My other grandad, who has been butchered and is now considered 'a special case' can no longer leave his house, drive or do anything really, but have they bothered to consult with any one else from another hospital to see what can be done to help him? Nope. Although Im pretty sure said consultant would do his absolute best if it was someone in his own family, and probably would search the length and breadth of the country to find someone who knew what could be done.. But as it is he acts like he doesnt even care, probably because he doesn't.. And my grandad now feels 'He's just a number' and holds no faith in them helping what so ever, and tbh, I cant blame him after several ops have gone wrong and with the way he gets spoken to and treated.. His urology consultant even said to him 'I didn't think we'd see you again' when asked what he meant by this he explained he expected him to be dead, and why did he say this, because he had become so infected at one of his operations.. how polite of him to say such things though don't you think, it must fill him with confidence! He also had to ring 999 just this last weekend because the hospital replaced his catheter with the wrong sort and size, meaning the 'balloon' holding it in inside burst.. When one of the nurses pointed out at the time that they actually had the right size etc in the drawer, the doctor said 'oh, it doesn't matter', yeah right!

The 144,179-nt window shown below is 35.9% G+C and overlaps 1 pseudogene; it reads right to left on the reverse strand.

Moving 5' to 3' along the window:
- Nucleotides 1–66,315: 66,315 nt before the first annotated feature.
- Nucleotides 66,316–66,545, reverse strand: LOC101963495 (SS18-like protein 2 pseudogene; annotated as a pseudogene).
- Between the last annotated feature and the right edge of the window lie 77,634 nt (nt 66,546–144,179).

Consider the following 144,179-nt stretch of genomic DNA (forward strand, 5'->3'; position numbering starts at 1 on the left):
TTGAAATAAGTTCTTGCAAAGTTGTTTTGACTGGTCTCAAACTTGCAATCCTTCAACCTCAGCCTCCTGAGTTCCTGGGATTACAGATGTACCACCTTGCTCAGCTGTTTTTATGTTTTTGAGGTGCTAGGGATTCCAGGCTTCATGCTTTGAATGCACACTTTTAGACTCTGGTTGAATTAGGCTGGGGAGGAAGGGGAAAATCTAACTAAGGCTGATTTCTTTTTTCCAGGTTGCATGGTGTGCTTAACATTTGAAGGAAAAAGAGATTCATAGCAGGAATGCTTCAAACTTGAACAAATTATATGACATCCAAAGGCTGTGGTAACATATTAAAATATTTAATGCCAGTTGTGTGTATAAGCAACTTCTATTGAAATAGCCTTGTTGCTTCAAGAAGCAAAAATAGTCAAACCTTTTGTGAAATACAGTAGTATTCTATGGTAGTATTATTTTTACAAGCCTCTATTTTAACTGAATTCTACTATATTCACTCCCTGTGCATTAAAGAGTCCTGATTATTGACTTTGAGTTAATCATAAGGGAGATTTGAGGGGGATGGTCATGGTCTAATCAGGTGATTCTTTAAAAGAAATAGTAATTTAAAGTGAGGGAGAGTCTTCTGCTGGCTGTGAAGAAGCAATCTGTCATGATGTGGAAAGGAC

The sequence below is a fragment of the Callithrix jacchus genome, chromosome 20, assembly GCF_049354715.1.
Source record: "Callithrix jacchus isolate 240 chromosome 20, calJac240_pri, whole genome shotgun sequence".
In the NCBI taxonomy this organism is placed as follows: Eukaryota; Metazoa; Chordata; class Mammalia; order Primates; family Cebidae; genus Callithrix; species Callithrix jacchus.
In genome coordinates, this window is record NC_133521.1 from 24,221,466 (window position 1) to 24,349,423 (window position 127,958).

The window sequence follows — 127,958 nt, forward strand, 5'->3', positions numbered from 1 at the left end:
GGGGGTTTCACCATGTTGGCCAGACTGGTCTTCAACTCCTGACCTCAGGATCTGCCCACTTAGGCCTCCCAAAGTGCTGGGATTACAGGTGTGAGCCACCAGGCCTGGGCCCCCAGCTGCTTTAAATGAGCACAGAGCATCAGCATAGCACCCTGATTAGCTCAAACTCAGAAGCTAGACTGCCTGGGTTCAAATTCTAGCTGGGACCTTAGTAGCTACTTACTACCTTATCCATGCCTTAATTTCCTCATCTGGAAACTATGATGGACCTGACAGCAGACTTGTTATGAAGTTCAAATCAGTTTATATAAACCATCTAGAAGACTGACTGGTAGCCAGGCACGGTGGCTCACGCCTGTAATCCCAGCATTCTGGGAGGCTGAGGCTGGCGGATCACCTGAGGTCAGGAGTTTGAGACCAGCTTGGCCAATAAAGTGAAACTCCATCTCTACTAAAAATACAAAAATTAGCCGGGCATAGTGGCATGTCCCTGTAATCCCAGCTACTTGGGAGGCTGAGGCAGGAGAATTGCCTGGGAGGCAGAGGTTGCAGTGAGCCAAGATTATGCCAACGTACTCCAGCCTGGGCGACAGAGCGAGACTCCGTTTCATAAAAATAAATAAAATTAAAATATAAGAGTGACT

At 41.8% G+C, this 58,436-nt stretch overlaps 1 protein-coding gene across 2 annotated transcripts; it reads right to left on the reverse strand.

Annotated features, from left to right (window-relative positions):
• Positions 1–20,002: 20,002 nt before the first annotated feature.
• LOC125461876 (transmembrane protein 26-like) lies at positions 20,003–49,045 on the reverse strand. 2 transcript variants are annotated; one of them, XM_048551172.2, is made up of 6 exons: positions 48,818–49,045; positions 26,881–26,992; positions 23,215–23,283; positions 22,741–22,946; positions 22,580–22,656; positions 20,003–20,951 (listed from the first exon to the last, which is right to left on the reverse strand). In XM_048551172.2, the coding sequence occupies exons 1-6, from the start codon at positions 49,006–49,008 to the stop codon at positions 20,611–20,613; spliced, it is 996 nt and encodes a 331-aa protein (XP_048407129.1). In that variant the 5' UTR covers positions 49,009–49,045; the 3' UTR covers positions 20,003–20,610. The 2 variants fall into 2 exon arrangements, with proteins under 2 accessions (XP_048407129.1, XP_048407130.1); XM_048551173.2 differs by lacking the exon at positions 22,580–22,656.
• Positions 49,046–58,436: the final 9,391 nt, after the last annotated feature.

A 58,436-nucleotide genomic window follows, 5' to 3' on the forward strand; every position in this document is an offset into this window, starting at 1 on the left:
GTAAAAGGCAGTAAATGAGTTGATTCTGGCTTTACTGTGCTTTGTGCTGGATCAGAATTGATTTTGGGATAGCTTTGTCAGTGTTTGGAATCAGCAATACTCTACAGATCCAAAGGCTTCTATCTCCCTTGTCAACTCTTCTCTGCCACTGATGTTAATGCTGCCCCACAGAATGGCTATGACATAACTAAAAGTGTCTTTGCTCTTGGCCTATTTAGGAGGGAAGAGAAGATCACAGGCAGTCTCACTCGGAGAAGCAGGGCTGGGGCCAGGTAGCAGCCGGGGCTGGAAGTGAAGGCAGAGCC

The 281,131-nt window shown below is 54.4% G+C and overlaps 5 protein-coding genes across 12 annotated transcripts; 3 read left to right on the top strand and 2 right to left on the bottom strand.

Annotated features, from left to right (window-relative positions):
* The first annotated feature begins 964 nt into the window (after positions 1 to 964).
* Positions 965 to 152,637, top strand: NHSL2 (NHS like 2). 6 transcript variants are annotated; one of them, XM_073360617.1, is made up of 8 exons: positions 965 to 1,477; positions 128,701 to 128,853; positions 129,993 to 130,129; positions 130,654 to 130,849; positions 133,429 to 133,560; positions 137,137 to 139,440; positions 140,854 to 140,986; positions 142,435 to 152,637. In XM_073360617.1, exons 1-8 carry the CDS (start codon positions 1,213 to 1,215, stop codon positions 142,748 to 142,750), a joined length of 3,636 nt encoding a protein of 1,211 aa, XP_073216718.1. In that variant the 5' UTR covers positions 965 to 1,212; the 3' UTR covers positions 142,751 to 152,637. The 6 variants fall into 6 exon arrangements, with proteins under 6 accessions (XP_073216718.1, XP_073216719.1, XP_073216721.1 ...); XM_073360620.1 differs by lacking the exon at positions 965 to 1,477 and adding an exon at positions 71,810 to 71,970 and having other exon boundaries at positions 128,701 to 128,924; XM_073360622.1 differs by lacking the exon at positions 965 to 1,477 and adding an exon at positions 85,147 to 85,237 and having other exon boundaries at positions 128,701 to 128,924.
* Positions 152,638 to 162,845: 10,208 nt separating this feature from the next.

My Fiances Dad.. He can't speak as a result of having had a stroke some years ago and nurses failed to feed him for ONE WEEK! At his last admittance they also failed to remove his catheter that should have been in for 2 weeks, so by the time he was left to go to his new care home 5 weeks later, he had a severe infection and was delirious.. Their explanation? 'It must be the care homes fault' Regardless of the fact he'd only been in there 2 days, and still the hospital still hadn't sent on/released his paperwork, if they had maybe the care home would have spotted it!

I could go on and on tbh! Maybe we're just an unlucky/unfortunate family, but if something good actually did happen, I for one would sing their praises!